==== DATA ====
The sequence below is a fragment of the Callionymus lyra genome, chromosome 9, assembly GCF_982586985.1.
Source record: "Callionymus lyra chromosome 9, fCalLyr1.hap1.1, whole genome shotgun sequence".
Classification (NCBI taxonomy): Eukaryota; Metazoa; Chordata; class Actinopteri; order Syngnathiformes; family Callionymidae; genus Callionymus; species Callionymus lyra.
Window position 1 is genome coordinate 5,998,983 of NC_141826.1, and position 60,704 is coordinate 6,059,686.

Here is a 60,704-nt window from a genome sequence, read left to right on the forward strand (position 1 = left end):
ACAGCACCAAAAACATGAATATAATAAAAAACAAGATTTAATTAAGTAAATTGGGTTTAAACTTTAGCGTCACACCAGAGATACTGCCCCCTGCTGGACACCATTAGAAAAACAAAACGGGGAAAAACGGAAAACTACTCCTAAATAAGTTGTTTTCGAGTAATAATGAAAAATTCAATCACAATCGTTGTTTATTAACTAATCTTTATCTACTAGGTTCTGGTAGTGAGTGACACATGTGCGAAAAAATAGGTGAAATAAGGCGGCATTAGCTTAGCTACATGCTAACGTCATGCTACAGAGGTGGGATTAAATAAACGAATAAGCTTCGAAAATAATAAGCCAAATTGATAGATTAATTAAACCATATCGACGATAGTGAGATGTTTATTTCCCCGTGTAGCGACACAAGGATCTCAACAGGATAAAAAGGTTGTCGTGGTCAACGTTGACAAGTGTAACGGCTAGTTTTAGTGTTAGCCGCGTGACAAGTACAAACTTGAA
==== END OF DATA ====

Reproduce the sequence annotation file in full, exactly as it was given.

The sequence below is a fragment of the Callionymus lyra genome, chromosome 9, assembly GCF_982586985.1.
Source record: "Callionymus lyra chromosome 9, fCalLyr1.hap1.1, whole genome shotgun sequence".
Classification (NCBI taxonomy): Eukaryota; Metazoa; Chordata; class Actinopteri; order Syngnathiformes; family Callionymidae; genus Callionymus; species Callionymus lyra.
Window position 1 is genome coordinate 5,998,983 of NC_141826.1, and position 60,704 is coordinate 6,059,686.

Here is a 60,704-nt window from a genome sequence, read left to right on the forward strand (position 1 = left end):
ACAGCACCAAAAACATGAATATAATAAAAAACAAGATTTAATTAAGTAAATTGGGTTTAAACTTTAGCGTCACACCAGAGATACTGCCCCCTGCTGGACACCATTAGAAAAACAAAACGGGGAAAAACGGAAAACTACTCCTAAATAAGTTGTTTTCGAGTAATAATGAAAAATTCAATCACAATCGTTGTTTATTAACTAATCTTTATCTACTAGGTTCTGGTAGTGAGTGACACATGTGCGAAAAAATAGGTGAAATAAGGCGGCATTAGCTTAGCTACATGCTAACGTCATGCTACAGAGGTGGGATTAAATAAACGAATAAGCTTCGAAAATAATAAGCCAAATTGATAGATTAATTAAACCATATCGACGATAGTGAGATGTTTATTTCCCCGTGTAGCGACACAAGGATCTCAACAGGATAAAAAGGTTGTCGTGGTCAACGTTGACAAGTGTAACGGCTAGTTTTAGTGTTAGCCGCGTGACAAGTACAAACTTGAA